I discovered Women Illawarra on my bus rides on the way to uni. The quaint house with its purple sign out front always caught my eye but it wasn’t until starting this unit of study that I relieved my curiosity and finally discovered what this organisation was all about. I emailed the organisation and was lucky enough to be able to organise a meeting with Women Illawarra’s general manager to discuss my project and what possible options I could work on with them. Through our discussion, it was agreed that the best option would be for me to help them create a history section on their website which outlines and tells the story of their key achievements/events in the organisation’s vivid history. The manager also presented to me a bunch of posters depicting past rallies and events of the organisation to which she said that she was amazed that we are still fighting to this day for the same issues. 

To my absolute delight, I was able to receive a tour of the building and its outside garden, coined the ‘Women’s Patch’. It became clear to me on this tour that this was a place that was well-loved and was held with a lot of pride in its members’ hearts. It also acted as a sanctuary for women, with its cosy furnishings and welcoming character. 

I personally feel immensely lucky to be able to have the opportunity to (hopefully) create something meaningful and useful for this organisation. And I am excited about the prospects of working on this project with Women Illawarra, and hope to be able to contribute to the incredible work that they have achieved throughout the decades.

Women Illawarra’s Website: 

‘Sanitary Camp, Between Little Bay and Long Bay’

In so had proclaimed the New South Wales Government Gazette newspaper publication on Tuesday 30th August 1881, in response to a widespread deadly outbreak of smallpox only months earlier. The Coast Hospital, as it then became known, had formally opened in Sydney’s eastern suburbs area two years later – right on the ocean’s doorstep. Its sole purpose: as the NSW colony’s first infectious disease hospital, to operate in dealing strictly with the smallpox strain and other infectious diseases in an urban quarantined-based area.

The Coast Hospital in Little Bay NSW in 1883

For more than century later, the hospital – later renamed as the Prince Henry Hospital – continued to service world-class and pioneering medical healthcare, such as: utilising a state-of-the-art Operating Table engineered by the Zoeller & Ross firm in 1890; the Bubonic Plague of 1900; the construction of army wards in 1917 for First World War military personnel; the 1918 Spanish Influenza; the establishment of the first virus diagnostic laboratory in NSW in 1951 – which led to the discovery of Coxsackie viruses on Australia’s northern-eastern coast; pioneering the first kidney transplant operation in NSW in 1965; and opening in 1987 of Cardiac Catheterization Centre, Lithotriptor Centre (eliminating kidney stones with ultra sound waves) and AIDS unit.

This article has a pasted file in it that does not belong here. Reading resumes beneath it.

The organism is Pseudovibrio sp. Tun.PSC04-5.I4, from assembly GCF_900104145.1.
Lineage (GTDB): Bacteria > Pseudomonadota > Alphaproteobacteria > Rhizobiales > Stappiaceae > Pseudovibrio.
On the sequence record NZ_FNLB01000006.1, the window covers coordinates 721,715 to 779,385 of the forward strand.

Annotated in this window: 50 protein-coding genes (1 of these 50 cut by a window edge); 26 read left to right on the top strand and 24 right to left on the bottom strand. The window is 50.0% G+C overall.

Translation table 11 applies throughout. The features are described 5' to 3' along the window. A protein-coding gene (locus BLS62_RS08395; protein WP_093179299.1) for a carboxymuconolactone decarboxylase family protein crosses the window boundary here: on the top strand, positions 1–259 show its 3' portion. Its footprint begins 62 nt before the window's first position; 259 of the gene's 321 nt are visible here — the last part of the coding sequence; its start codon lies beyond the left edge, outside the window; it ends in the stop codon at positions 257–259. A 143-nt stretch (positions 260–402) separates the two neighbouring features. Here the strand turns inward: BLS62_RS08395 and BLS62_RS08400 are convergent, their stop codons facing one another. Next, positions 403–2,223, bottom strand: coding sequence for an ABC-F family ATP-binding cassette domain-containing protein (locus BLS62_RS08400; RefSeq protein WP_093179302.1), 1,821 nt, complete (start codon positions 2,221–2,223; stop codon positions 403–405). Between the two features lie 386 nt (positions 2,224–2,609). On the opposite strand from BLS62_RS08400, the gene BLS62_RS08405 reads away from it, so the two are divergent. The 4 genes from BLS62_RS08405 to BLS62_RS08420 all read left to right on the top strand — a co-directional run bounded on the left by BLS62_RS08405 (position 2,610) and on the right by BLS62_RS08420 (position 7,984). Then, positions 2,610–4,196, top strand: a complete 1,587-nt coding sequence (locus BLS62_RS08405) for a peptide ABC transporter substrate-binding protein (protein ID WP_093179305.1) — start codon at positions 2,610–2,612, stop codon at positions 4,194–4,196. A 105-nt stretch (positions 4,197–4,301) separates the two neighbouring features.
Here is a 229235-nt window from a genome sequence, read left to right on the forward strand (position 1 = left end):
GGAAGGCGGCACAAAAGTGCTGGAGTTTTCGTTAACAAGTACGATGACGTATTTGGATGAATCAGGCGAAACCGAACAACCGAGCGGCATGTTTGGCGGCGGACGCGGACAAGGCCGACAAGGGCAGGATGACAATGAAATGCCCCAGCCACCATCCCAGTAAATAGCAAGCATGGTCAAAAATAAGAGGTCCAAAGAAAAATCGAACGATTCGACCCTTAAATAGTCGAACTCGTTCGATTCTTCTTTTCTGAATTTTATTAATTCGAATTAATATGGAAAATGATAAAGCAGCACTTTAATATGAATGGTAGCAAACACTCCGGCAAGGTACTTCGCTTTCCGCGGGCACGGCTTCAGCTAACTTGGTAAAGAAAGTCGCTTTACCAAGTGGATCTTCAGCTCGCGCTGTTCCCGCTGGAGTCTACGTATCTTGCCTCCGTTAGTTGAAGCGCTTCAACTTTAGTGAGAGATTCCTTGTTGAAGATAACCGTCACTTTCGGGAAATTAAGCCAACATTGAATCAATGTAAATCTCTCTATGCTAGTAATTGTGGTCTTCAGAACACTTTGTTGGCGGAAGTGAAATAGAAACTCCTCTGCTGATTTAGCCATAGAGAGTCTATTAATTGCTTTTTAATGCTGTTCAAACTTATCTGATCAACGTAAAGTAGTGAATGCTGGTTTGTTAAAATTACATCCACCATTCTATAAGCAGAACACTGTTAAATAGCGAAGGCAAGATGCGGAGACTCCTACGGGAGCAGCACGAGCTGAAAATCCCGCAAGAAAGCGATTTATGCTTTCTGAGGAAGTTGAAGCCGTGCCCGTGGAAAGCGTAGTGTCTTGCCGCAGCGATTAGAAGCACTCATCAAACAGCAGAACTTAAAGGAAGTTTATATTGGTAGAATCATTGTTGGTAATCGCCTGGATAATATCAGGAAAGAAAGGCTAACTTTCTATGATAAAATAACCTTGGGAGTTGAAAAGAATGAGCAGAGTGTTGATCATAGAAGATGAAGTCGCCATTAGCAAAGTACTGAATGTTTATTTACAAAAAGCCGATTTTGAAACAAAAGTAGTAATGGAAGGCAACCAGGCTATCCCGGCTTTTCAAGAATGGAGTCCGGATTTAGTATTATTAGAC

The Prince Henry Hospital formally closed down in 2003, and thus, is now an established museum dedicated to the history of the hospital, staff, and patients.

The Prince Henry Hospital Museum in Little Bay NSW

Just wanted to be there…

‘Just wanted to be there.’

The reason given by Sister Alva Kelway Storrie for wanting to join the Australian Army Nursing Service (AANS) in World War II

My first day of volunteer work for the museum was to be rather exciting – but nothing I thought it seemed that was to be overall significant; I was instructed first to read over deciphered transcripts of old hospital correspondence, written at the turn of the century, by the hospital Matron to the Medical Supervisor. “Nurse A is now officially employed with us; so far, her conduct is good.” “Nurse B has resigned her position due to the recent death of a friend.” “Nurse C is unable to attend to work due to contracting typhoid fever; she will be on sick leave for at least two weeks.” Later, I was tasked to itemise (very) old nursing registration records and other credentials into an elaborate filing system. When I finally came to the very last two individual records, my fascination skyrocketed in wondrous illumination! Amongst the registration booklet for Sister Noreen C. O’Halloran was accompanied with a black and white photograph of her (in old age) and a letter. Upon opening the letter, I noted that it was dated 3rd June 1947 – and had been sent by the War Office in London acknowledging her national service. The last registration record was far more galvanising – the nurse (whom unfortunately I did not record her name) had far more documentation of her war service, including hand-written letters and numerous small photographs on location.

Photograph and letter from the War Office (London) to Sister Noreen C. O’Halloran
War profile display of Sister Margaret Augusta De Mestre at the Prince Henry Hospital Museum
War profile display of Capt. (Sister) Sarah Elizabeth Deane at the Prince Henry Hospital Museum

It then dawned on me, plainly, that the best thing I can offer to the Prince Henry Hospital Museum is to create a memorial – most likely an additional page to their own website, filled with profile texts, digitised photographs/documents (and perhaps a short film) – in tribute to the valiant nurses of the former hospital who gave their expertise, service and lives in times of war…

Nurses at the Prince Henry Hospital
Prince Henry Hospital Museum website

The A-Z of being an ABC: The Asian Australian Project

To be an Asian Between Cultures (ABC) is to be caught between two worlds: one of laidback sunshine and beaches, and one of family, culture and responsibilities. Created by and for young Asian Australians, the Asian Australian Project (AAP) creates a space where this unique cultural experience can be explored. AAP holds many social events throughout the year where community members can come together, engaging in everything from Clean Up Australia Day to AAP movie nights. It also offers professional development opportunities in the form of workshops and mentorship programs.